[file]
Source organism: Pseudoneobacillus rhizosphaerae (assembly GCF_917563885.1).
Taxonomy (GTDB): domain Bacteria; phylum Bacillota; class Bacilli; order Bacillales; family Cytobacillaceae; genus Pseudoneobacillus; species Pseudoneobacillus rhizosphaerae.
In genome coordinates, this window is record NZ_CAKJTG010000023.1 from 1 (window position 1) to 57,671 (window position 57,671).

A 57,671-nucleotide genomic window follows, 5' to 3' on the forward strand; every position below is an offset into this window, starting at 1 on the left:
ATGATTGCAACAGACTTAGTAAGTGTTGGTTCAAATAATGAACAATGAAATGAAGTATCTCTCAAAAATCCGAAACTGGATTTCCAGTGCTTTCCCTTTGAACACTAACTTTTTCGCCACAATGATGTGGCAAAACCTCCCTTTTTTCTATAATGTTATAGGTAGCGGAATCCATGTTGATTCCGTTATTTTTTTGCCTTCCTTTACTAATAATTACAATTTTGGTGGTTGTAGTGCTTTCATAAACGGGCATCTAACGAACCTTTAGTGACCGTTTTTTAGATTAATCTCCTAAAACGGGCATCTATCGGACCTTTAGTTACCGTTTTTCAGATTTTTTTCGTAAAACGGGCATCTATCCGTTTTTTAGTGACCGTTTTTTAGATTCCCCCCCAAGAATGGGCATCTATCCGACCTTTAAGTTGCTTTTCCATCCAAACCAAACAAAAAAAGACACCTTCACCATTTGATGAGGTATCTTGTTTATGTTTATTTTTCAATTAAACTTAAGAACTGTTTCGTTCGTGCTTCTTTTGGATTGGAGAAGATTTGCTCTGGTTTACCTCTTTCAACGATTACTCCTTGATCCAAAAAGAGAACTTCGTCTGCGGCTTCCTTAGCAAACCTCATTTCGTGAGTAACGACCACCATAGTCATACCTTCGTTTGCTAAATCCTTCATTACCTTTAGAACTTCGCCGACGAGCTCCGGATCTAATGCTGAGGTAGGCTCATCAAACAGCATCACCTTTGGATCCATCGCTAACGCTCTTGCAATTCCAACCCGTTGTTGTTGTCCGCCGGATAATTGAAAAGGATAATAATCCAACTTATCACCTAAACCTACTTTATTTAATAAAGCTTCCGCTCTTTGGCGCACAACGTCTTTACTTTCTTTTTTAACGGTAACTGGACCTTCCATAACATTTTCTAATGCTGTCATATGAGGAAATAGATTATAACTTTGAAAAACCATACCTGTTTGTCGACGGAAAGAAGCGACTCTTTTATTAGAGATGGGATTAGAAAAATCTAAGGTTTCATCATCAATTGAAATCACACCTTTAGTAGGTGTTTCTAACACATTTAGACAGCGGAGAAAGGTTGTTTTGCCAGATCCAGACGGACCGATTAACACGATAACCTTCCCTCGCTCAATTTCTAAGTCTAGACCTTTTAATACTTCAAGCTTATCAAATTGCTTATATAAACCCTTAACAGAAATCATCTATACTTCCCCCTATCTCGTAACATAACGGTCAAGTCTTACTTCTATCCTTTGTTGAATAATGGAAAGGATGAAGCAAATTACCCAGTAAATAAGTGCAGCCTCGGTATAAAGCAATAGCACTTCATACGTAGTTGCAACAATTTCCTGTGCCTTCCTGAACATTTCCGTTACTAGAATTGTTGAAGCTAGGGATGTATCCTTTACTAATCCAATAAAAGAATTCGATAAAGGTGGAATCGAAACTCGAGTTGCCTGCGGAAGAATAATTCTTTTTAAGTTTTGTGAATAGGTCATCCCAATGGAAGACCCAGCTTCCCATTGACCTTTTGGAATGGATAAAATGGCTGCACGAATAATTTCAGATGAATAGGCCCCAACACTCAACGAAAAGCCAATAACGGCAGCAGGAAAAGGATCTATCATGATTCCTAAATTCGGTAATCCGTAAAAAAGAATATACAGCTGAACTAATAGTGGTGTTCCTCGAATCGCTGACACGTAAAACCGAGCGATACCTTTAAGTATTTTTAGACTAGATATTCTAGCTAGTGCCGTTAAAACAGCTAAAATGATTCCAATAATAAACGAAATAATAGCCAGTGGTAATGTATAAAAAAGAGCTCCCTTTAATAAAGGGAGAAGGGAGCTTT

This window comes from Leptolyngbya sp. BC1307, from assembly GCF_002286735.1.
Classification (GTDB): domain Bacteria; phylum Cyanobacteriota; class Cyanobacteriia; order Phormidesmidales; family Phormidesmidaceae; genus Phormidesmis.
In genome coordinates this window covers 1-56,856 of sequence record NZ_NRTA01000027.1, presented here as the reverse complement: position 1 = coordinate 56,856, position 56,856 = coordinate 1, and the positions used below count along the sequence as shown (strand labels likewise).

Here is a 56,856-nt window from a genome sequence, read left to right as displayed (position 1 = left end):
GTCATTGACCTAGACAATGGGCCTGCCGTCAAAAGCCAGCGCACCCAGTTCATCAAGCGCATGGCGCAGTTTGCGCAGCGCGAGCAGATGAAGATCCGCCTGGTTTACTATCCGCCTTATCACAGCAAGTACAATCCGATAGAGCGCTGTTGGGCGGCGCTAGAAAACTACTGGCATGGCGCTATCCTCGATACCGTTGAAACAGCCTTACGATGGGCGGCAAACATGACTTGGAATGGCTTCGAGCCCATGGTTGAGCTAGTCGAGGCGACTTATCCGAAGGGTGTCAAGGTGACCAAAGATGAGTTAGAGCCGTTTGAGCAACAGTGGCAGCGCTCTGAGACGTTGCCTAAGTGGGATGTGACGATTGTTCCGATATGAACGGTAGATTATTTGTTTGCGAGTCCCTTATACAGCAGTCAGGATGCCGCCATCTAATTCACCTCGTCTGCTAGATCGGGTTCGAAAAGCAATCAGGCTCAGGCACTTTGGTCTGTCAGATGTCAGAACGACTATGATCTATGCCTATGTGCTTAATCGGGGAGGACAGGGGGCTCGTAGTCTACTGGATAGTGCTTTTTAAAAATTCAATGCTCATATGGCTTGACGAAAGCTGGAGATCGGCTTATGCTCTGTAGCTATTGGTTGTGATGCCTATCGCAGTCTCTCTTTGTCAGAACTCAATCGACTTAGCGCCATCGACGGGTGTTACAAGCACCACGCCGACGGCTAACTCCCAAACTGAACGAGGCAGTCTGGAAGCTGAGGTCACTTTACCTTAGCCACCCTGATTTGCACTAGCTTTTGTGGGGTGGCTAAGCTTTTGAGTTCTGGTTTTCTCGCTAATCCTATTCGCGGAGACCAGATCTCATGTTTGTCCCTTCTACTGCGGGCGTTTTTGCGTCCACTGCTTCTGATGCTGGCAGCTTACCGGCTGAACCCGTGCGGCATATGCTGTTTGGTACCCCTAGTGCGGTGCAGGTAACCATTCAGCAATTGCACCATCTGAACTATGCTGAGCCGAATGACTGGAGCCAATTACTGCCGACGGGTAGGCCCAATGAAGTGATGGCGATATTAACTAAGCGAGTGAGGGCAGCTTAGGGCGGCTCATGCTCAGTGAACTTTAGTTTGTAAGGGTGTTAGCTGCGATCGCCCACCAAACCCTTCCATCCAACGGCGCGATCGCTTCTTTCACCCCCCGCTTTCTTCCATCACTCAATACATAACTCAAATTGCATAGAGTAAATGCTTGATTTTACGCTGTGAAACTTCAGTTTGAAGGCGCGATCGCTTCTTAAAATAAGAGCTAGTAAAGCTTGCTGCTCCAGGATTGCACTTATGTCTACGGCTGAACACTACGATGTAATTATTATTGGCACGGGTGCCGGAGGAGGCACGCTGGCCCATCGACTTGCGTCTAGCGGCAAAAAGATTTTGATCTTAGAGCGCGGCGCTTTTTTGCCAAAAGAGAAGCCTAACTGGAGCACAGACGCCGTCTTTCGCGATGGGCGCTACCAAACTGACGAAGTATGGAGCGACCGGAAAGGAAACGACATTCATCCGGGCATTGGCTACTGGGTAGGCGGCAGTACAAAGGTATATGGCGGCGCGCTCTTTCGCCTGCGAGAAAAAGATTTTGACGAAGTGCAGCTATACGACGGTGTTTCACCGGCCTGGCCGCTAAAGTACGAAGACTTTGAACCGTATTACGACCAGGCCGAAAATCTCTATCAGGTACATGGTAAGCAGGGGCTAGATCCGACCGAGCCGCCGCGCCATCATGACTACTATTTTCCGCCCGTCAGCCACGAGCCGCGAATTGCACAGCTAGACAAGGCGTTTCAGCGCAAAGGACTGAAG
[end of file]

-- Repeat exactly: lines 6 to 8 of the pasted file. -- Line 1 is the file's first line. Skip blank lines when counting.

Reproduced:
This window comes from Leptolyngbya sp. BC1307, from assembly GCF_002286735.1.
Classification (GTDB): domain Bacteria; phylum Cyanobacteriota; class Cyanobacteriia; order Phormidesmidales; family Phormidesmidaceae; genus Phormidesmis.
In genome coordinates this window covers 1-56,856 of sequence record NZ_NRTA01000027.1, presented here as the reverse complement: position 1 = coordinate 56,856, position 56,856 = coordinate 1, and the positions used below count along the sequence as shown (strand labels likewise).